For dessert we had to get the cookie plate (seriously…everyone I had talked to about Forequarter said we needed to get the cookie plate). We got four items on our cookie plate. Two of them were cookies – a salted pecan macaroon and a ginger molasses cookie. Two of them were candies – pepita toffee and chocolate covered bourbon caramel. The salted pecan macaroon was as good as macaroons can get. The cookie had a crunchy shell but a soft inside and the filling was the perfect balance of salty and sweet. The ginger molasses cookie was pretty special — it tasted exactly like my grandma’s gingersnap cookies, which means it had her special ingredient in it: bacon grease. There’s nothing better than a gingersnap cookie, except a gingersnap cookie with bacon grease. I don’t usually like candies, ironically I don’t actually like toffee or caramels, but these two were fantastic. The pepita toffee was crunchy, salty and buttery. I’ve never had toffee I liked, but I loved this one. The chocolate covered bourbon caramel was the same. Caramels usually just taste like sugary, chewy messes to me, but this one was not too sweet and the chocolate and caramel had a melty consistency. I loved all four of them.

FOOD NOTES: I had extremely high hopes for Forequarter and they were all justified. The braunschweiger sandwich and warm potato salad were impeccable. The trout was perfectly cooked, but some of the components of the dish were not great. The hanger steak was great and the extra components were spectacular. The cookie plate lived up to all the hype. The prices are a tad higher than the average restaurant, but not out of the question for the quality of the food and the creativity of the dishes. I offer two suggestions when visiting Forequarter — go hungry and order small plates and appetizers over entrees.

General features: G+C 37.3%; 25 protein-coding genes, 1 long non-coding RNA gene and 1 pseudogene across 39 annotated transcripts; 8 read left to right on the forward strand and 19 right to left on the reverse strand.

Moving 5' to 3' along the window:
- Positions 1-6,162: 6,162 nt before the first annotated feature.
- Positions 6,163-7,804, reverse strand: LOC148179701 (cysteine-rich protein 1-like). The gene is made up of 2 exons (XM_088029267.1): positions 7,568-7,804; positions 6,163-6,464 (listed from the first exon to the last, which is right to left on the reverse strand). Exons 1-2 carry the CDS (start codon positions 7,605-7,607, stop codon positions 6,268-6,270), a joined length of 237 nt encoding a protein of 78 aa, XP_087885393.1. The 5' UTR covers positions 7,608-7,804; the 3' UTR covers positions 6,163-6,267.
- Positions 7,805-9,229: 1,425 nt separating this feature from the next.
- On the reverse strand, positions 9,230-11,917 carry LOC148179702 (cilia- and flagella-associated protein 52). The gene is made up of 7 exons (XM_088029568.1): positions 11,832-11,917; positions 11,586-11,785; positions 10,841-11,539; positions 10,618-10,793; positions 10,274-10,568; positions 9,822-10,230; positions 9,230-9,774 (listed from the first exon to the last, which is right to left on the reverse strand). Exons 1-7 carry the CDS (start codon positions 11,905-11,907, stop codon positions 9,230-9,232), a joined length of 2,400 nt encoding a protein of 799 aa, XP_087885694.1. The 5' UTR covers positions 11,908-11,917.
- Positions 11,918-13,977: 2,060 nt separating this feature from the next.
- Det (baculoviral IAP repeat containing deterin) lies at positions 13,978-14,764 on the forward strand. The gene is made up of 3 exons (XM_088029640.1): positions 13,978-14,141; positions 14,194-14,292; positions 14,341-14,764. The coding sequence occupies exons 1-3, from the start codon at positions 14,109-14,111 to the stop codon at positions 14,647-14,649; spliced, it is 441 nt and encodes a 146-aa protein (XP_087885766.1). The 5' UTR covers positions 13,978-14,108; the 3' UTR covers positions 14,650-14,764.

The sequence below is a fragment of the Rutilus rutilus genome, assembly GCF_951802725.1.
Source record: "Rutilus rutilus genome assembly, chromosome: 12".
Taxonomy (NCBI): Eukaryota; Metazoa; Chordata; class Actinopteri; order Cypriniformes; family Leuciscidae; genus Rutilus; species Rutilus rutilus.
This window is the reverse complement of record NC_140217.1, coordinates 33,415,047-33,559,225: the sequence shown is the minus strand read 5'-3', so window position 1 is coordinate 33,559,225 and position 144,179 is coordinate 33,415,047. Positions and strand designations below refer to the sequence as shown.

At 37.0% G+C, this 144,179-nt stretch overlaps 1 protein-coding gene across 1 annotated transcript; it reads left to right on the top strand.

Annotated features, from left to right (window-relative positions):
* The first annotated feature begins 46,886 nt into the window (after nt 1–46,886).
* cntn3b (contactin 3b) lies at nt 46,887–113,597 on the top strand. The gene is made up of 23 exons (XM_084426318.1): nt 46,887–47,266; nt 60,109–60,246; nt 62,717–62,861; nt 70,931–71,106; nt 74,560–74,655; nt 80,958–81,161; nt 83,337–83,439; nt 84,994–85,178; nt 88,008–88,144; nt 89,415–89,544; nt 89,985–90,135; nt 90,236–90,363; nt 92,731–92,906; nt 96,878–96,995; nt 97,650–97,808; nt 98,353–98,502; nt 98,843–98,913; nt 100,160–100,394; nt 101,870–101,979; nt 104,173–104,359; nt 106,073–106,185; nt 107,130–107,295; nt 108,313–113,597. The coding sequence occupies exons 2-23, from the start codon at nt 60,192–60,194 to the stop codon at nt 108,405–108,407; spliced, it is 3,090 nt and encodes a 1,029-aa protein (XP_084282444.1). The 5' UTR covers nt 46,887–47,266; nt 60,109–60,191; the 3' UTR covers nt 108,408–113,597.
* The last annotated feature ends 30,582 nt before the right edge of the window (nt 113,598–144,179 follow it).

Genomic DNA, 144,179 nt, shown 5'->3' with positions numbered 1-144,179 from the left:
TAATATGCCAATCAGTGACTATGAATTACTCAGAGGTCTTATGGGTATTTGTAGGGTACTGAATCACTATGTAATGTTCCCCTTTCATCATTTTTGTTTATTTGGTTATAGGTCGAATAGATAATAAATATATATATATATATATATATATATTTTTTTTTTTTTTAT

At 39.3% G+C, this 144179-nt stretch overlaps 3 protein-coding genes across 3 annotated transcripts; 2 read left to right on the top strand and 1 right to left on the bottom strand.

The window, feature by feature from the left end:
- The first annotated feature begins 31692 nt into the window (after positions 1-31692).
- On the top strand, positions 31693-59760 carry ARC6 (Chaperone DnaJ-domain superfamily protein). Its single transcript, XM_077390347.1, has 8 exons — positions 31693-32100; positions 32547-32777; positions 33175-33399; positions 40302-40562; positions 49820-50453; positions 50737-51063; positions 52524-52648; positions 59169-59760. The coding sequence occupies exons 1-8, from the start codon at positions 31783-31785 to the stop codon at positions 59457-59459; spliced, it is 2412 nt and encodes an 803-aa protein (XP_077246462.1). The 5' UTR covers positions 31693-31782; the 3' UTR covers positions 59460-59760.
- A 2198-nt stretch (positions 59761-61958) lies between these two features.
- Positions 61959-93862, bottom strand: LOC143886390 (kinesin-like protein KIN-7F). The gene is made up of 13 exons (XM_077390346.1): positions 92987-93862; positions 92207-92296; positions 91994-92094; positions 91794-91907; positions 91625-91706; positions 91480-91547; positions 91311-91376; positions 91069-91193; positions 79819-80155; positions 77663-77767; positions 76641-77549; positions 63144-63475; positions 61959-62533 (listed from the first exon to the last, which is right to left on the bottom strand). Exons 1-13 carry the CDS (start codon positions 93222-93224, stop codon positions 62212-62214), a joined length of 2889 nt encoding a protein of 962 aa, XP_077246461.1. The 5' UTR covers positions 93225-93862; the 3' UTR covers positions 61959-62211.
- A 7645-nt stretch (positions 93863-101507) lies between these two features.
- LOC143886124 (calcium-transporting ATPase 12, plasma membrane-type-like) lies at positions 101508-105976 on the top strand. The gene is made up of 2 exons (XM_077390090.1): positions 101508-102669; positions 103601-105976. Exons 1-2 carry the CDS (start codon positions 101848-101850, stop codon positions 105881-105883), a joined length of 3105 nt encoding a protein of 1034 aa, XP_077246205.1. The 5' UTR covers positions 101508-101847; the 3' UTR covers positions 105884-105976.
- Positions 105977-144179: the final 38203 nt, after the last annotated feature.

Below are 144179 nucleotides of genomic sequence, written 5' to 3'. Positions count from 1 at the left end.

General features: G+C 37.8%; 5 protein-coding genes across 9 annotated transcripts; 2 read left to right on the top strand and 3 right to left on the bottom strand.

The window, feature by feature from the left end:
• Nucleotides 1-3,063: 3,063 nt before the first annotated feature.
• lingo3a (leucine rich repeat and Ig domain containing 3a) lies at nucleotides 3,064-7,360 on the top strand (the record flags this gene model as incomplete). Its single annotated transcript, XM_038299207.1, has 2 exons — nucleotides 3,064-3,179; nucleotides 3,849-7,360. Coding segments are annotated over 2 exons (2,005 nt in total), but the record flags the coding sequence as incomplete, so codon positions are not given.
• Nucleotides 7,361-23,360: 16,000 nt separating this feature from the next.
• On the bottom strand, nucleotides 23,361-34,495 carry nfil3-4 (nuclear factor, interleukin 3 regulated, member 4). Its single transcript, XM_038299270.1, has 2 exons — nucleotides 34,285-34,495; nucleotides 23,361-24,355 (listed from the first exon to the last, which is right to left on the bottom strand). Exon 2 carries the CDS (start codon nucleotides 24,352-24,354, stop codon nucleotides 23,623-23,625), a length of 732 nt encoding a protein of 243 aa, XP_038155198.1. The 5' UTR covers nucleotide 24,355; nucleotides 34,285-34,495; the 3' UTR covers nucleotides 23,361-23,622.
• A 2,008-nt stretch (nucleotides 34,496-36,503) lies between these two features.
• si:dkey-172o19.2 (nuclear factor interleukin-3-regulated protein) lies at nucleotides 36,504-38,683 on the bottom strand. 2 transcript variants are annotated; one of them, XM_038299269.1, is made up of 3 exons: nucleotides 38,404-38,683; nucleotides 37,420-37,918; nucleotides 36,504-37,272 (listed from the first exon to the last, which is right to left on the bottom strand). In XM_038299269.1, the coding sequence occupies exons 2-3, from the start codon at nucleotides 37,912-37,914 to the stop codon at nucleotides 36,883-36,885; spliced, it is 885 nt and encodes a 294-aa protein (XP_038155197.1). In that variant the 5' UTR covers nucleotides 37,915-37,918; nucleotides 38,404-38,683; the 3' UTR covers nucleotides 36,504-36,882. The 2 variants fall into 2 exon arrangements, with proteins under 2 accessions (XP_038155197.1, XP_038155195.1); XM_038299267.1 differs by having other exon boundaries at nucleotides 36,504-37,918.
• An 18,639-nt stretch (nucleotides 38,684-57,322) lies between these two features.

The Spot Restaurant is well-kept neighborhood secret

The Spot
The Spot

Driving down Johnson Street always involves a mixture of emotions for me: I really want to go to Forequarter, I really don’t like how close together the lanes are, is this what all of the construction was for over the summer, I wish I lived closer to this neighborhood to visit the Johnson Public House, etc. But I never noticed The Spot Restaurant on the south side of the road smooshed in between a couple other odds-n-ends stores. After getting to take a look around and try two entrees, I have to say: It’s small name and unimpressive curb appeal definitely hides a neighborhood treasure.

The Spot dining room
The Spot dining room

the spot boothWalking into The Spot I didn’t expect much because the exterior of the building looked a little rough and the entryway wasn’t much better. But once inside the main door I was blown away. The entire front dining room consists of seven beautiful wood booths. The two front booths offer great corner seats with a full view of the dining room and an elevated view of Johnson Street — perfect for people watching. There’s a little bar in the back of the building, but the front seats are definitely the primo spots. The deep red walls, black and white photography on the walls, and the beautiful two-toned wood floors all made the tiny space feel upscale, but still warm and welcoming.

Now on to the food: Head Chef David Post Jr. describes the food as mediterranean and eclectic with some gluten free and vegan options sprinkled throughout the menu. We got to try two dishes, a vegetarian option from the menu and a great special he’s been trying out.

The Spot pulled pork
The Spot pulled pork

We started with a pulled pork sandwich with bacon braised cabbage and tomatoes on top. The sandwich was pretty close to perfect. The barbecue sauce was tangy and had a great spicy kick to it. The tomatoes added a freshness to the sandwich, and the bread was sturdy enough for the ingredients, but not overly crusty. The one thing that I noticed was the pork could have been shredded a bit more, but the big pieces were so tender it didn’t really matter that much. The braised cabbage was good on it’s own, but it was lost in the sandwich under the spicy barbecue sauce. The sandwich came with some sauteed kale, which was a bit too salty. I would actually have preferred the bacon braised cabbage as a side instead of the kale.

The Spot risotto
The Spot risotto